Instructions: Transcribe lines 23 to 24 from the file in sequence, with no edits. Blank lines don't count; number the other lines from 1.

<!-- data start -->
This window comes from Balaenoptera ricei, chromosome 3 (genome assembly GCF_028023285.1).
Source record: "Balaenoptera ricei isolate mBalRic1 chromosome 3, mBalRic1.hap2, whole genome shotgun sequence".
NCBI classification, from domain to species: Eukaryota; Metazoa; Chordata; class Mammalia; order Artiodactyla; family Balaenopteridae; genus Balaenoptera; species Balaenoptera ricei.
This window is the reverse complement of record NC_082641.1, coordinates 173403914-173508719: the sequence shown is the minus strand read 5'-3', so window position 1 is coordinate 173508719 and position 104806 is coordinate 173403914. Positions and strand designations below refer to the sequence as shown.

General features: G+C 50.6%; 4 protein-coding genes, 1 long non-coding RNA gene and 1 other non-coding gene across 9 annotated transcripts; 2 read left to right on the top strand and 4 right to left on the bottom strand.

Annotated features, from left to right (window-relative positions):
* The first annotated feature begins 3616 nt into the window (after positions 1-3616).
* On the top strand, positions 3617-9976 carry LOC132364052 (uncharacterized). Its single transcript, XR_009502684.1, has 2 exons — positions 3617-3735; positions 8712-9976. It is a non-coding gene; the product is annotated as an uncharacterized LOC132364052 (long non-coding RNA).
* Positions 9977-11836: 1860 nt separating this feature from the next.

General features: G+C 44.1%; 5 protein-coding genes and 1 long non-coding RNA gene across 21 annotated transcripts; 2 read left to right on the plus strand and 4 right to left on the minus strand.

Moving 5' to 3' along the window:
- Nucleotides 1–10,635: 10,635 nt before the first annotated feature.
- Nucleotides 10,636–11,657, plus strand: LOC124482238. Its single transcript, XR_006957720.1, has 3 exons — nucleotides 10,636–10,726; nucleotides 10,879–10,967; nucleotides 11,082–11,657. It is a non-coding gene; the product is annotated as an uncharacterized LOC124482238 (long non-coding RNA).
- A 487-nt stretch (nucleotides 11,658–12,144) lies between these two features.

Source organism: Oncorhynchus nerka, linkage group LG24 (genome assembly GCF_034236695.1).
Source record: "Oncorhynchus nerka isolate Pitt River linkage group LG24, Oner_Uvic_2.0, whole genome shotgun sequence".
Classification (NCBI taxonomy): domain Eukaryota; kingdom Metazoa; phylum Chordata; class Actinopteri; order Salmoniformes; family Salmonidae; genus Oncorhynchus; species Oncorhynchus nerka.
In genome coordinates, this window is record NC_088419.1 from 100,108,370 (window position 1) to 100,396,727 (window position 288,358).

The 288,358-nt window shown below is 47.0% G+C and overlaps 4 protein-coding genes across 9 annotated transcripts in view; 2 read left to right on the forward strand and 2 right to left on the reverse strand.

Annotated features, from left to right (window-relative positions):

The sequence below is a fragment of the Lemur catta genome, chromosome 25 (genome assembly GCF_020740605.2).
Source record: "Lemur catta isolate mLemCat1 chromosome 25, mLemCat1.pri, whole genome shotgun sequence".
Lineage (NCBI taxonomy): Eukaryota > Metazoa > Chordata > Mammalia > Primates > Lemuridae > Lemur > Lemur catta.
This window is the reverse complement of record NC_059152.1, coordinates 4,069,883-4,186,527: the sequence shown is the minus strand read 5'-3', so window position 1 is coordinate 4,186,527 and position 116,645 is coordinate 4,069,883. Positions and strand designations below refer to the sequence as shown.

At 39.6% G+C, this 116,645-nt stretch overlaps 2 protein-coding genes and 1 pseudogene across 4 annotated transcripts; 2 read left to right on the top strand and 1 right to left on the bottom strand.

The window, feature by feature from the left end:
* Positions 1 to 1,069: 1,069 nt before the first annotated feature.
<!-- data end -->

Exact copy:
Lineage (NCBI taxonomy): Eukaryota > Metazoa > Chordata > Mammalia > Primates > Lemuridae > Lemur > Lemur catta.
This window is the reverse complement of record NC_059152.1, coordinates 4,069,883-4,186,527: the sequence shown is the minus strand read 5'-3', so window position 1 is coordinate 4,186,527 and position 116,645 is coordinate 4,069,883. Positions and strand designations below refer to the sequence as shown.